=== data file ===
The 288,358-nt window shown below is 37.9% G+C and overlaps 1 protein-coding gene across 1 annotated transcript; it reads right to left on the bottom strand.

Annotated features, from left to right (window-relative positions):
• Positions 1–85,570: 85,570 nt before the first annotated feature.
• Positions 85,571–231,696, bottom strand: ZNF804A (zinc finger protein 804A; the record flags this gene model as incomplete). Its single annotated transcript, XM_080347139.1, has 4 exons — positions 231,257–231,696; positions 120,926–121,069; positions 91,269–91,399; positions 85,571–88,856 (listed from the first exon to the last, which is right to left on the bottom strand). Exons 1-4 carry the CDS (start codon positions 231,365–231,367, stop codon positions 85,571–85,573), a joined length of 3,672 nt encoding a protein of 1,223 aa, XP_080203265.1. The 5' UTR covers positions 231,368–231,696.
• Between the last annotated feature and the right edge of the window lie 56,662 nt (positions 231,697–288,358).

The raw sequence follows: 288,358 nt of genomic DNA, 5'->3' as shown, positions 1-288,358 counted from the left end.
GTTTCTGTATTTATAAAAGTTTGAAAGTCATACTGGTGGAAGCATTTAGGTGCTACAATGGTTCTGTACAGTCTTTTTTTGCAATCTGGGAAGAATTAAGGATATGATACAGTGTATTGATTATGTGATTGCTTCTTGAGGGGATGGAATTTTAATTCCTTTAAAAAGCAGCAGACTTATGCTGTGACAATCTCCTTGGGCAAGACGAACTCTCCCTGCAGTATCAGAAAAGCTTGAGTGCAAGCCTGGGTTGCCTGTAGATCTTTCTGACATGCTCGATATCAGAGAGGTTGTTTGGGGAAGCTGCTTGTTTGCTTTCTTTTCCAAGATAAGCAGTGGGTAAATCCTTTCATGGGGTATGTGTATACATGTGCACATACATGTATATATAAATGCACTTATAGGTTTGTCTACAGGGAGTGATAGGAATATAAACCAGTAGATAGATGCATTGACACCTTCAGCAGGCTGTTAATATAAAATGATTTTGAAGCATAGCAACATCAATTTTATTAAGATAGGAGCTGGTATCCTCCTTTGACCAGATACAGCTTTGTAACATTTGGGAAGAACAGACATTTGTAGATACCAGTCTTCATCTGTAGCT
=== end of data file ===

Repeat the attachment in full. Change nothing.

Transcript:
The 288,358-nt window shown below is 37.9% G+C and overlaps 1 protein-coding gene across 1 annotated transcript; it reads right to left on the bottom strand.

Annotated features, from left to right (window-relative positions):
• Positions 1–85,570: 85,570 nt before the first annotated feature.
• Positions 85,571–231,696, bottom strand: ZNF804A (zinc finger protein 804A; the record flags this gene model as incomplete). Its single annotated transcript, XM_080347139.1, has 4 exons — positions 231,257–231,696; positions 120,926–121,069; positions 91,269–91,399; positions 85,571–88,856 (listed from the first exon to the last, which is right to left on the bottom strand). Exons 1-4 carry the CDS (start codon positions 231,365–231,367, stop codon positions 85,571–85,573), a joined length of 3,672 nt encoding a protein of 1,223 aa, XP_080203265.1. The 5' UTR covers positions 231,368–231,696.
• Between the last annotated feature and the right edge of the window lie 56,662 nt (positions 231,697–288,358).

The raw sequence follows: 288,358 nt of genomic DNA, 5'->3' as shown, positions 1-288,358 counted from the left end.
GTTTCTGTATTTATAAAAGTTTGAAAGTCATACTGGTGGAAGCATTTAGGTGCTACAATGGTTCTGTACAGTCTTTTTTTGCAATCTGGGAAGAATTAAGGATATGATACAGTGTATTGATTATGTGATTGCTTCTTGAGGGGATGGAATTTTAATTCCTTTAAAAAGCAGCAGACTTATGCTGTGACAATCTCCTTGGGCAAGACGAACTCTCCCTGCAGTATCAGAAAAGCTTGAGTGCAAGCCTGGGTTGCCTGTAGATCTTTCTGACATGCTCGATATCAGAGAGGTTGTTTGGGGAAGCTGCTTGTTTGCTTTCTTTTCCAAGATAAGCAGTGGGTAAATCCTTTCATGGGGTATGTGTATACATGTGCACATACATGTATATATAAATGCACTTATAGGTTTGTCTACAGGGAGTGATAGGAATATAAACCAGTAGATAGATGCATTGACACCTTCAGCAGGCTGTTAATATAAAATGATTTTGAAGCATAGCAACATCAATTTTATTAAGATAGGAGCTGGTATCCTCCTTTGACCAGATACAGCTTTGTAACATTTGGGAAGAACAGACATTTGTAGATACCAGTCTTCATCTGTAGCT